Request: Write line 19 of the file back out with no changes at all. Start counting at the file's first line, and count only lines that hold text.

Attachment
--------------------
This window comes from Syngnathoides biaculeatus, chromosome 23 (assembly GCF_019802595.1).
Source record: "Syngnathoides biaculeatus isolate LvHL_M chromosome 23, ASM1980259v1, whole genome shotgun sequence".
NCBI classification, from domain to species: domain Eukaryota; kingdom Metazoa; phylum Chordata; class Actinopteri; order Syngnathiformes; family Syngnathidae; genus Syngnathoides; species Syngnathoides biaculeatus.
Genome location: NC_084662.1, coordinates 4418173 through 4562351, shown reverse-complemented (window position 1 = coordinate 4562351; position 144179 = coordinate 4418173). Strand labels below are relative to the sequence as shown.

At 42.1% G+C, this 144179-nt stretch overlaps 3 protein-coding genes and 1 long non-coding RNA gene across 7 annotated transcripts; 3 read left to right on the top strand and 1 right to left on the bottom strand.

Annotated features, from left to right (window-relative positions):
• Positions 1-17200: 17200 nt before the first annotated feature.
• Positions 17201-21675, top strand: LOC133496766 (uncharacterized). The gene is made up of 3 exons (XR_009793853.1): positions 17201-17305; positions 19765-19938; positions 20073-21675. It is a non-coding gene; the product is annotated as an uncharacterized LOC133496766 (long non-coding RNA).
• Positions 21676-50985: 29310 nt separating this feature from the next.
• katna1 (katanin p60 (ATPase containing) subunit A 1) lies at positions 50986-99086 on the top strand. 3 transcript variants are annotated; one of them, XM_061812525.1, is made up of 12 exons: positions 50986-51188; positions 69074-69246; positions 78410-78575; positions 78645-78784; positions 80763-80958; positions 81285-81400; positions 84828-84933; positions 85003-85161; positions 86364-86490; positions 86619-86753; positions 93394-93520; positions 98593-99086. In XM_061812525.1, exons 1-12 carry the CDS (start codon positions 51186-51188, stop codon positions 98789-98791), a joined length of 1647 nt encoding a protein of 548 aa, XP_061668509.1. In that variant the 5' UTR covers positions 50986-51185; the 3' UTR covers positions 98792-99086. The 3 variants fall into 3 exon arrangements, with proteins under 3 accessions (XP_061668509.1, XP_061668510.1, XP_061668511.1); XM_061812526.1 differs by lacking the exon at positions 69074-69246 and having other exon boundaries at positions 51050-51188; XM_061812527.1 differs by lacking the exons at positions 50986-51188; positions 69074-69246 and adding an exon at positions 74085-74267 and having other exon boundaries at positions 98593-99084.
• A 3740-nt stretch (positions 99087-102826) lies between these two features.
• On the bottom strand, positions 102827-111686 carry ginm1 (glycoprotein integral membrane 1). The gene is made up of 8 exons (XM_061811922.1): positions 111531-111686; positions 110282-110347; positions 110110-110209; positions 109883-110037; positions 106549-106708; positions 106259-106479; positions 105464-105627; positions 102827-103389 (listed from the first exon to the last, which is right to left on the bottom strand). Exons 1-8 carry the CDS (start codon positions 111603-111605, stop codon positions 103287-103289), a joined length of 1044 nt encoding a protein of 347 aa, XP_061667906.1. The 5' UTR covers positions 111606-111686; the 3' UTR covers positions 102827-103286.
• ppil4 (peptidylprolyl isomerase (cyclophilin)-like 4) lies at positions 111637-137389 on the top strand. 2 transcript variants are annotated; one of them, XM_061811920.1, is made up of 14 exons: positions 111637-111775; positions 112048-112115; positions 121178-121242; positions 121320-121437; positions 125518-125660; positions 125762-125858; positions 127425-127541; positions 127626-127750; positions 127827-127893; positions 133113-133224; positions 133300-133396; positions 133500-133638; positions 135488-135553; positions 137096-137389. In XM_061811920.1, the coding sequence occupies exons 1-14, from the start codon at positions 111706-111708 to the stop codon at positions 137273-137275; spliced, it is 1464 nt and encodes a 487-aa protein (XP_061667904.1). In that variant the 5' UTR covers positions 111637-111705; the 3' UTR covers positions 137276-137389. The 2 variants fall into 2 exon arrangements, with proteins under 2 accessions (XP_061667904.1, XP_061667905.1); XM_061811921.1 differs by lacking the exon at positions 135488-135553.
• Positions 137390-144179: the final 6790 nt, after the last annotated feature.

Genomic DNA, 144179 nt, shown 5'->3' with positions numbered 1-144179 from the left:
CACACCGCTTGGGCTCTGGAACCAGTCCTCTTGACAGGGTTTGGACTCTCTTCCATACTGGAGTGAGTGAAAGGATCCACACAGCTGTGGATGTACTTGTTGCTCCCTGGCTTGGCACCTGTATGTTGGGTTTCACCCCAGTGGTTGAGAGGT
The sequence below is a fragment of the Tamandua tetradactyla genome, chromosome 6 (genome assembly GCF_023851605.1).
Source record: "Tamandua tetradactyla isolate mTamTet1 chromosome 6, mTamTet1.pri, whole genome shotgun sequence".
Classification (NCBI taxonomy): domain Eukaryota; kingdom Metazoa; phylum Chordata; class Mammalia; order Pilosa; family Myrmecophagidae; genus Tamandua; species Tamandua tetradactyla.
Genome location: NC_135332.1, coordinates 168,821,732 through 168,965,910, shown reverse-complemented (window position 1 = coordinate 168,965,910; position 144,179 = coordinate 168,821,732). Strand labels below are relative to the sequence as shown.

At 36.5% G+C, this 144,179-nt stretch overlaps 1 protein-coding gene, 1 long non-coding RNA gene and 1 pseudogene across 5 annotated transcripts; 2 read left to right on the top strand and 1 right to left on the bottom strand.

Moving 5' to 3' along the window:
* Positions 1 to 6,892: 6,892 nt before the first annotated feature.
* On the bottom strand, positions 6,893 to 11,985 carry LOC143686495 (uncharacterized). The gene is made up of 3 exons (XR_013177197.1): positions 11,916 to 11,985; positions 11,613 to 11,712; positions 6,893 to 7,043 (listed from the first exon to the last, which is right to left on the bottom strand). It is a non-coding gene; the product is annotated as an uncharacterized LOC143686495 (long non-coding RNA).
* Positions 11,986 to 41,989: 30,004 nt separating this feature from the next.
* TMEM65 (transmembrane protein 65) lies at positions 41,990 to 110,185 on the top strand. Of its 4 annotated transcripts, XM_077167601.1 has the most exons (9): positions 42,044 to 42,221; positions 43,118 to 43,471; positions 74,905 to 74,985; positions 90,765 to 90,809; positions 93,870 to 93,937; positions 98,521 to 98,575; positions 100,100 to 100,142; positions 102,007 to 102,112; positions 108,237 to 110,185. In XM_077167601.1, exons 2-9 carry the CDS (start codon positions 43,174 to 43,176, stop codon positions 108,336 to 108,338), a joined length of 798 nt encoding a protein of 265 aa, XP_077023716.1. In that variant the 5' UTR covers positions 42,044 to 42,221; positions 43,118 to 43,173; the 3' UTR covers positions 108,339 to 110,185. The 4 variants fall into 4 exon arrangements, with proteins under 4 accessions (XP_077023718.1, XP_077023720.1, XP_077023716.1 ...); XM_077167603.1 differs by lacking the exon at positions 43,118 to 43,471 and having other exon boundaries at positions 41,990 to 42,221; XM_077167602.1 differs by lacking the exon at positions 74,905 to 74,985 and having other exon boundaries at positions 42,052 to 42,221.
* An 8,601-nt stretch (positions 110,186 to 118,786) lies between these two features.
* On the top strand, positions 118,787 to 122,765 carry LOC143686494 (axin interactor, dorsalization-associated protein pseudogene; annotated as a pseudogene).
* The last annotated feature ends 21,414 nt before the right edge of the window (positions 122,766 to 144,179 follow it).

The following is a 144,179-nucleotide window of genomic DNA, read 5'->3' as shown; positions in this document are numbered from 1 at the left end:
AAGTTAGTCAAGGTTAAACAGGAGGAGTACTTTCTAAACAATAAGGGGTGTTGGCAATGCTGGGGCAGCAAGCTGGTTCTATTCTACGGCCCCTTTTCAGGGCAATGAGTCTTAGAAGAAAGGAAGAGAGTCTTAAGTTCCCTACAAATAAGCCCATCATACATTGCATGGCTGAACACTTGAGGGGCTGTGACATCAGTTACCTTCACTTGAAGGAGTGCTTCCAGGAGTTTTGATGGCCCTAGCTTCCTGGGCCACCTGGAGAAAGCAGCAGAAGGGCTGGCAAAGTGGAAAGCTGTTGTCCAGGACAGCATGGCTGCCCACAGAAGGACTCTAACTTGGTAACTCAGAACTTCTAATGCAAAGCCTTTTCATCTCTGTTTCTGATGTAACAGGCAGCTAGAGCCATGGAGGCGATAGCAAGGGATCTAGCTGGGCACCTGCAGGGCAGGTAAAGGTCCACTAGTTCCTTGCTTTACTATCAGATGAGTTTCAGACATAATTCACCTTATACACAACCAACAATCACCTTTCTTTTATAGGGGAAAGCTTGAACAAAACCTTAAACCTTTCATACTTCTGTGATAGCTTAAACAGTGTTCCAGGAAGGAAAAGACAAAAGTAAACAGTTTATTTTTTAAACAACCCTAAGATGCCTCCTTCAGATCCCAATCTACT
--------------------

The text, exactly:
Classification (NCBI taxonomy): domain Eukaryota; kingdom Metazoa; phylum Chordata; class Mammalia; order Pilosa; family Myrmecophagidae; genus Tamandua; species Tamandua tetradactyla.